On the technical side the utilities sector had a left shoulder (LS) and then a head (H) and then a right shoulder (RS), which then broke through the neckline in September of 2008. The reason that I point this pattern out is that after two successful seasonal trades in 2006 and 2007, investors should have noted the breakdown in 2008 and considered at least a partial reduction in the sector position when the neckline was penetrated. A head and shoulders pattern is considered to be bearish and is usually recognized by a lot of investors.
The next pattern in the graph is a failure of a bullish ascending triangle. Usually this pattern is exited with an upwards move. Not all patterns are a success. In this case the pattern failed and the sector moved lower. The most recent technical pattern is an ascending wedge, which is considered bearish. Look for this pattern to exit downside and possibly take the XLU to $25 at the start of the seasonal trade. This would be a good entry point for the sector.
My favorite seasonal trade is oil stocks from February 25th to May 9th. Although this sector underperformed the broad market because of the strong rally in March, the sector once again produced a positive rate of return. The sector has been positive 24 of the last 26 winter seasonal periods. In the XEG chart I have illustrated the success of this trade over the last three years with green and red arrows with circles around them – green for the buy date and red for the sell date. This seasonal trade is considered to be very strong because of its past success rate.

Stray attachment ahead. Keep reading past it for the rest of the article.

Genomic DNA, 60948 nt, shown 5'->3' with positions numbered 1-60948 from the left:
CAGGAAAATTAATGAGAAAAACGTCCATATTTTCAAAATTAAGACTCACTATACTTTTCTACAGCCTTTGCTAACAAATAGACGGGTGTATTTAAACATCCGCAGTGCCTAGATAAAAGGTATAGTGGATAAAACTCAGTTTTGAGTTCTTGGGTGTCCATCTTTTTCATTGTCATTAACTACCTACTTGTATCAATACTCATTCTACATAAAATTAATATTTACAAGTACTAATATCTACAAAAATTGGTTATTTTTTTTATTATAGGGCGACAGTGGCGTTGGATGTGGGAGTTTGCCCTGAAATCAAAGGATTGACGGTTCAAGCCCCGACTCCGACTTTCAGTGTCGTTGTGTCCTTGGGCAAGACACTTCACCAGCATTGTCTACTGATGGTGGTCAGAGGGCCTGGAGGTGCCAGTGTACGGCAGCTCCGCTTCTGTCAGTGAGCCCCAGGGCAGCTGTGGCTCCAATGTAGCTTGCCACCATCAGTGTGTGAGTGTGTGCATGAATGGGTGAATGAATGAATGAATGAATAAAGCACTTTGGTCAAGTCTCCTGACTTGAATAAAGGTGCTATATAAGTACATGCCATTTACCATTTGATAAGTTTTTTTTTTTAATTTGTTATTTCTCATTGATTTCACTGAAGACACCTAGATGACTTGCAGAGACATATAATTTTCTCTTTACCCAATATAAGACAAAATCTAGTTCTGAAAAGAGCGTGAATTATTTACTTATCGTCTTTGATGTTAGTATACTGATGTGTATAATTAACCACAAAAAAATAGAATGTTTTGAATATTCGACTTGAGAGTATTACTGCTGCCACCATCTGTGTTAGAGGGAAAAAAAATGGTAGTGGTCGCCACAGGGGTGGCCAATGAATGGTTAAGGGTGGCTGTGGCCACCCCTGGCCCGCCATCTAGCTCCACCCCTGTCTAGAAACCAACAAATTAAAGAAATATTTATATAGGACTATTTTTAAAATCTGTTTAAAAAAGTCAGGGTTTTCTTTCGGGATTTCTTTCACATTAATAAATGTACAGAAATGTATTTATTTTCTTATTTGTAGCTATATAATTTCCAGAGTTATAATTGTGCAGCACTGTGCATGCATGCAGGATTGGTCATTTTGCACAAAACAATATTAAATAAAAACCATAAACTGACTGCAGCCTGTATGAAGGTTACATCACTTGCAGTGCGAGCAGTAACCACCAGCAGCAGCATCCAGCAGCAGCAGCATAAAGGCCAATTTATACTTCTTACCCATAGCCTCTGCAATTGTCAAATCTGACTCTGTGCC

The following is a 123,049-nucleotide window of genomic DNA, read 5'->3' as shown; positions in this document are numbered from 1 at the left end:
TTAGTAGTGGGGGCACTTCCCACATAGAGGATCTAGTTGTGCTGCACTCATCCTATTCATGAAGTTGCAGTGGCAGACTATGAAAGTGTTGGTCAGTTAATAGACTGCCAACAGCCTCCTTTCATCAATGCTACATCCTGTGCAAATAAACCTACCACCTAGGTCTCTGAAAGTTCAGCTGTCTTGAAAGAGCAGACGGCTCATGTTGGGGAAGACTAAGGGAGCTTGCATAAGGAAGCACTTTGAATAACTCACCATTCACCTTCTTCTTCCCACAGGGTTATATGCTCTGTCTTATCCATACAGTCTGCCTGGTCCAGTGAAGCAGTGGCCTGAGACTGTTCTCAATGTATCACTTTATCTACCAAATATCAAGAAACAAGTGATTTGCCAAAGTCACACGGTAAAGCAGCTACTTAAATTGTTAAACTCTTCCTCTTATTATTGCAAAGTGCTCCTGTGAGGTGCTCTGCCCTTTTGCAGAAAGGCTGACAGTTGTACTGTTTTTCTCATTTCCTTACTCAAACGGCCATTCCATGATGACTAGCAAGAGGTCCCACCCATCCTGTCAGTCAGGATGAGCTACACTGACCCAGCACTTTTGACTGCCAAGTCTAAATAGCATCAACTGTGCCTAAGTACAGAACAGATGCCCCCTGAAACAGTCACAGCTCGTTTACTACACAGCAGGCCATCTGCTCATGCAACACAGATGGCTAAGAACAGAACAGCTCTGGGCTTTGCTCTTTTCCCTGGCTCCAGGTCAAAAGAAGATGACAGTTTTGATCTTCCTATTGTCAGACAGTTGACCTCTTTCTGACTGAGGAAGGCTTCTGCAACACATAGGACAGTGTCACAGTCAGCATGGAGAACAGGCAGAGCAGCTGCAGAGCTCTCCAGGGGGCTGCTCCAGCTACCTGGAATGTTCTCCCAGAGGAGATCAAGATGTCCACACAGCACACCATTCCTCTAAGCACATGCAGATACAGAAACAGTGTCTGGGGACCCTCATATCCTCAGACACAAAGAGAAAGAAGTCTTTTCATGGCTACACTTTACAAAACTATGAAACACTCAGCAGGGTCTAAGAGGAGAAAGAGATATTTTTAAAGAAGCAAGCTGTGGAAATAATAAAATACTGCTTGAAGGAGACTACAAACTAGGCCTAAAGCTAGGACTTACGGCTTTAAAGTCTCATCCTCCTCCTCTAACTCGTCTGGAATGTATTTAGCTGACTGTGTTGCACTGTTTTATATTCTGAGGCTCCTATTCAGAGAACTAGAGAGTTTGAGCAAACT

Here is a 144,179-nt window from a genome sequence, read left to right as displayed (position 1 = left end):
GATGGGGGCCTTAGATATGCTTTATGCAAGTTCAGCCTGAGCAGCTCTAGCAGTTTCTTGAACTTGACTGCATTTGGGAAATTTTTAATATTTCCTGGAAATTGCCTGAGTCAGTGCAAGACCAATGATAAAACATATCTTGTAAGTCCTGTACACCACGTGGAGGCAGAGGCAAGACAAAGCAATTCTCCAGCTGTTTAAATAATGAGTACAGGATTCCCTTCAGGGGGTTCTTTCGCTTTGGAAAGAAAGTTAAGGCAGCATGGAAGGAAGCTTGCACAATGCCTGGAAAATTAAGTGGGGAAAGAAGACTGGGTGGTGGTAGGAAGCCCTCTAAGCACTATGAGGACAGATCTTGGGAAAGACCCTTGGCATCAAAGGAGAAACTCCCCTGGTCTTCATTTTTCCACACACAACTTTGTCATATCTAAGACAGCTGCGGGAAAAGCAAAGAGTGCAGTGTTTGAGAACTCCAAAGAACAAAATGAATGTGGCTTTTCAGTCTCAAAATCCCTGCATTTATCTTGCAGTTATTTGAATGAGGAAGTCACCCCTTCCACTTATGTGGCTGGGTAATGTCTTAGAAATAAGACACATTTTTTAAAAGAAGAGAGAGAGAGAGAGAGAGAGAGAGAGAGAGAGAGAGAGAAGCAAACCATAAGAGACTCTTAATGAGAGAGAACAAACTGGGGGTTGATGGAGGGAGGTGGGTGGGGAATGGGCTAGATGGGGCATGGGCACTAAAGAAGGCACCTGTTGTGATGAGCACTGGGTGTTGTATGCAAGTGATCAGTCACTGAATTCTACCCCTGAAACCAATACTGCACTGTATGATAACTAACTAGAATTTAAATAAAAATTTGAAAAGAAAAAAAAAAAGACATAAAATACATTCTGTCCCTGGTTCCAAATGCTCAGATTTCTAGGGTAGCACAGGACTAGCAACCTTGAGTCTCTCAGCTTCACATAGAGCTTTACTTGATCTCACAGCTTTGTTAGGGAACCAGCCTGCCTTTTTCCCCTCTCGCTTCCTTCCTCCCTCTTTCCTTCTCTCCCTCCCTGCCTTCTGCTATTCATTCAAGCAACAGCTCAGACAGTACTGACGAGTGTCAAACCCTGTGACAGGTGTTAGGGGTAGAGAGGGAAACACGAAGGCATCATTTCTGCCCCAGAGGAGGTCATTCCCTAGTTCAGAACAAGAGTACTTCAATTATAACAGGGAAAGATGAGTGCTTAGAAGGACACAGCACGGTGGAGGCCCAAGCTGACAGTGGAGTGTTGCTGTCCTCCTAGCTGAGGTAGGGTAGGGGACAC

There is another seasonal trade for oil that lasts from July 24th to October 3rd. This trade has produced an average gain of 2.9% and has outperformed the S&P 500, 63% of the time. Neither the gain nor the frequency is as strong as the winter oil trade. In managing a portfolio with this trade, a lower equity amount should be used and more attention to technical action in the markets should be considered. For more details on the year by year performance of the oil sector.
Oil and oil stocks tend to do well at this time of year because refineries are preparing winter by switching over some of their capacity to produce heating oil. Because heating oil it is typically shipped in autumn, extra demand from the refineries tends to push up the oil prices in the late summer and early autumn.